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Species: T. molitor
Mealworms are the larval form of the mealworm beetle, Tenebrio molitor, a species of darkling beetle. Like all holometabolic insects, they go through four life stages: egg, larva, pupa, and adult. Larvae typically measure about 2.5 cm or more, whereas adults are generally between 1.25 and 1.8 cm in length.
2.2 Larval stage
2.3 Pupal stage
3 Human consumption
4 Rearing mealworms into adult beetles
5 External links
Mealworms nestled in a bedding of bran within a jabari plastic container
Mealworms are typically used as a food source for reptile, fish, and avian pets. They are also provided to wild birds in bird feeders, particularly during the nesting season, when birds are raising their young and appreciate a ready food supply. Mealworms are high in protein, which makes them especially useful as a food source. They are also commonly used for fishing bait.
They can be purchased at most pet stores and bait shops, and are available via mail order or internet suppliers (by the thousand). Mealworms are typically sold in a container with bran or oatmeal for food.
When rearing mealworms, commercial growers incorporate a juvenile hormone into the feeding process to keep the mealworm in the larval stage and achieve an abnormal length of 2 cm or greater.
Tenebrio molitor is also used for biological research. Its relatively large size, ease of rearing and handling, and status as a nonmodel organism make it attractive for proof-of-principle study. Researchers worldwide, but particularly in Sheffield (UK) and Pusan (Korea), currently use this beetle as a model system for studies in biology, biochemistry, evolution, immunology and physiology.
Tenebrio molitor (flour beetle)
Mealworm beetles (darkling beetles) are prolific breeders. Mating is a three step process:
The male gives chase until the female relents.
The male then mounts the female and curls his genitals (aedeagus) underneath himself and inserts it into her genital tract.
The male then injects a packet of semen into the female.
Dependent on incubation temperature, just days after mating, the female will burrow into soft ground and lay about 500 eggs.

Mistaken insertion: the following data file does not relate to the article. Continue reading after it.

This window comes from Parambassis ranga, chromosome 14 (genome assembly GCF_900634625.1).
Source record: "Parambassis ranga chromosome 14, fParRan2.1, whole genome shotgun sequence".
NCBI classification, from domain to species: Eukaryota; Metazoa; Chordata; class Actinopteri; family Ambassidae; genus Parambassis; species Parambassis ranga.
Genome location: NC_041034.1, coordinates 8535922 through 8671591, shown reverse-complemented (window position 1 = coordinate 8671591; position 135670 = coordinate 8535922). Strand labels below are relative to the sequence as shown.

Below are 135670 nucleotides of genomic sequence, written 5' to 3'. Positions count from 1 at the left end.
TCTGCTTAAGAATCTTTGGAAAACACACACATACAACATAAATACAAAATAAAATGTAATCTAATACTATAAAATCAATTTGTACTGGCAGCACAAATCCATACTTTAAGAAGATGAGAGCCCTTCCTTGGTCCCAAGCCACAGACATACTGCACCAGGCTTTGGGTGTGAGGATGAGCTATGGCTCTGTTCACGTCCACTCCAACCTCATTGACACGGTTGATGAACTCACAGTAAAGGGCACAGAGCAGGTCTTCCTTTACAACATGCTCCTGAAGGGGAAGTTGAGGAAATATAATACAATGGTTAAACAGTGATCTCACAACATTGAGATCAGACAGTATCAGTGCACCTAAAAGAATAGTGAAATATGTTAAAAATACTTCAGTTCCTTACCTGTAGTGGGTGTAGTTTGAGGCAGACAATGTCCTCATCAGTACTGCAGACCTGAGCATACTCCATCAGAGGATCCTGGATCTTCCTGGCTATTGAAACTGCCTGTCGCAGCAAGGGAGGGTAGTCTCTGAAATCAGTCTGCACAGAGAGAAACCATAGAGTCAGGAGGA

After four to 19 days, the eggs will begin to hatch. These tiny mealworm eggs are food for their predators, such as reptiles.
During the larval stage, mealworms will undergo repeated molting between bouts of eating various vegetation or dead insects. This takes place 9-20 times (instars) as it gets too big for its current exoskeleton. During its last molt, it loses its carapace before curling into its pupal form.
The mealworm remains in its pupal stage from three days to around 30 days (dependent on incubation temperature and overwintering). The pupa starts off a creamy white color, and changes slowly to brown during its pupation.
A mealworm pupa recently molted from the larva stage, the brown object is the discarded larva skin.
Typical life history:
Time spent as surviving egg: 10 to 12 days (Hill 2002)
Time spent as surviving larva: 12 to 54 days
Time spent as surviving pupa: 20 days (not available, Hill 2002)
Time spent as surviving adult: 80 days (60 to 90 days, Hill 2002)
Number of eggs per surviving adult: 80 (0 to 500 days, 1937, Hill 2002, Greenberg and Ar 1996)
A bowl of meal worms
Main article: Entomophagy
Mealworms may be easily raised on fresh oats, whole wheat bran or grain, with sliced potato or carrots and little pieces of apple as a water source.
Mealworms have been incorporated into tequila-flavored novelty candies. However, mealworms are not traditionally served in tequila or mezcal drinks, the latter sometimes containing a larval moth (Hypopta agavis).
Rearing mealworms into adult beetles
Detail photo of a mealworm.
Mealworms are commonly used as feed for reptiles, fish, and birds, and are easily obtained from supply companies. They grow best in well-ventilated containers eight to ten inches deep with large surface areas, and smooth sides to prevent them from escaping. The mealworms are mostly nocturnal and prefer a dark environment. The food for the larvae can be flour or cereals. Moisture is provided by small amounts of fruit or vegetable matter that should be replaced before it goes moldy.
Adult beetles that arise from the larval population are moved to another container prepared with the same food mixture, to lay eggs for more young worms, which are transferred into the first tray, to provide a continuous supply of worms.[You must be registered and logged in to see this image.][You must be registered and logged in to see this image.][You must be registered and logged in to see this image.][You must be registered and logged in to see this image.]